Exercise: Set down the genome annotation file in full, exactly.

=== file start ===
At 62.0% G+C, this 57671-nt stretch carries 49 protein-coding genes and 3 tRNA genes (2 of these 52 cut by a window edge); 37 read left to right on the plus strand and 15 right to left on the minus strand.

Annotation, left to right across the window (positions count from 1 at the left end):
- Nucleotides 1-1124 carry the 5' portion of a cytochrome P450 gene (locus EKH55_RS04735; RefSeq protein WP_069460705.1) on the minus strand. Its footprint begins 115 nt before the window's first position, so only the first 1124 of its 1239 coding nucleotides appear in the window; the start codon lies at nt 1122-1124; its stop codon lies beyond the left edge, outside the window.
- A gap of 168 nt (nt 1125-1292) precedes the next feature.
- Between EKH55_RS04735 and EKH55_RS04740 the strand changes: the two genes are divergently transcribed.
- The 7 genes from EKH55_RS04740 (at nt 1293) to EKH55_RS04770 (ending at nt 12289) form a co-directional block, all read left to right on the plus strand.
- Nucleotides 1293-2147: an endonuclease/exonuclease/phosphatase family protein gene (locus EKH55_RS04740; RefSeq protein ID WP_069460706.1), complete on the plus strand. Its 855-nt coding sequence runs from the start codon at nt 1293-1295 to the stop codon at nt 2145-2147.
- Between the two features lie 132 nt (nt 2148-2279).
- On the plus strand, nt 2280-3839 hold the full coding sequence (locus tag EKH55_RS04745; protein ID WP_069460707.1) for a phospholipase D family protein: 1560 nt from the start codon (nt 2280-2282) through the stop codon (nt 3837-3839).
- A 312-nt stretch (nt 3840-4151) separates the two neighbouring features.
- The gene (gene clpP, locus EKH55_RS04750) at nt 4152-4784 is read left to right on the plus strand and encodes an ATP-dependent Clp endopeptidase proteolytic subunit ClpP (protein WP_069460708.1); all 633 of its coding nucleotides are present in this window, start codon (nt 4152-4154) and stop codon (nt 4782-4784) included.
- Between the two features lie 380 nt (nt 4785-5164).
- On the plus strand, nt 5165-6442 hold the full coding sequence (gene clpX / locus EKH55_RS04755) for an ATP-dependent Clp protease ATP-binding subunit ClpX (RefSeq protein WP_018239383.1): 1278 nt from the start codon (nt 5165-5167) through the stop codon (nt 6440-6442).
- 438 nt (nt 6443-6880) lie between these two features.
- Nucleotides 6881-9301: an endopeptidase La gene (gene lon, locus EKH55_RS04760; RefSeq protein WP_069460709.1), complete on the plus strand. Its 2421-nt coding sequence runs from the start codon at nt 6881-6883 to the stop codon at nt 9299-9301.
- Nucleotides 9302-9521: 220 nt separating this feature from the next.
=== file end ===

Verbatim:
At 62.0% G+C, this 57671-nt stretch carries 49 protein-coding genes and 3 tRNA genes (2 of these 52 cut by a window edge); 37 read left to right on the plus strand and 15 right to left on the minus strand.

Annotation, left to right across the window (positions count from 1 at the left end):
- Nucleotides 1-1124 carry the 5' portion of a cytochrome P450 gene (locus EKH55_RS04735; RefSeq protein WP_069460705.1) on the minus strand. Its footprint begins 115 nt before the window's first position, so only the first 1124 of its 1239 coding nucleotides appear in the window; the start codon lies at nt 1122-1124; its stop codon lies beyond the left edge, outside the window.
- A gap of 168 nt (nt 1125-1292) precedes the next feature.
- Between EKH55_RS04735 and EKH55_RS04740 the strand changes: the two genes are divergently transcribed.
- The 7 genes from EKH55_RS04740 (at nt 1293) to EKH55_RS04770 (ending at nt 12289) form a co-directional block, all read left to right on the plus strand.
- Nucleotides 1293-2147: an endonuclease/exonuclease/phosphatase family protein gene (locus EKH55_RS04740; RefSeq protein ID WP_069460706.1), complete on the plus strand. Its 855-nt coding sequence runs from the start codon at nt 1293-1295 to the stop codon at nt 2145-2147.
- Between the two features lie 132 nt (nt 2148-2279).
- On the plus strand, nt 2280-3839 hold the full coding sequence (locus tag EKH55_RS04745; protein ID WP_069460707.1) for a phospholipase D family protein: 1560 nt from the start codon (nt 2280-2282) through the stop codon (nt 3837-3839).
- A 312-nt stretch (nt 3840-4151) separates the two neighbouring features.
- The gene (gene clpP, locus EKH55_RS04750) at nt 4152-4784 is read left to right on the plus strand and encodes an ATP-dependent Clp endopeptidase proteolytic subunit ClpP (protein WP_069460708.1); all 633 of its coding nucleotides are present in this window, start codon (nt 4152-4154) and stop codon (nt 4782-4784) included.
- Between the two features lie 380 nt (nt 4785-5164).
- On the plus strand, nt 5165-6442 hold the full coding sequence (gene clpX / locus EKH55_RS04755) for an ATP-dependent Clp protease ATP-binding subunit ClpX (RefSeq protein WP_018239383.1): 1278 nt from the start codon (nt 5165-5167) through the stop codon (nt 6440-6442).
- 438 nt (nt 6443-6880) lie between these two features.
- Nucleotides 6881-9301: an endopeptidase La gene (gene lon, locus EKH55_RS04760; RefSeq protein WP_069460709.1), complete on the plus strand. Its 2421-nt coding sequence runs from the start codon at nt 6881-6883 to the stop codon at nt 9299-9301.
- Nucleotides 9302-9521: 220 nt separating this feature from the next.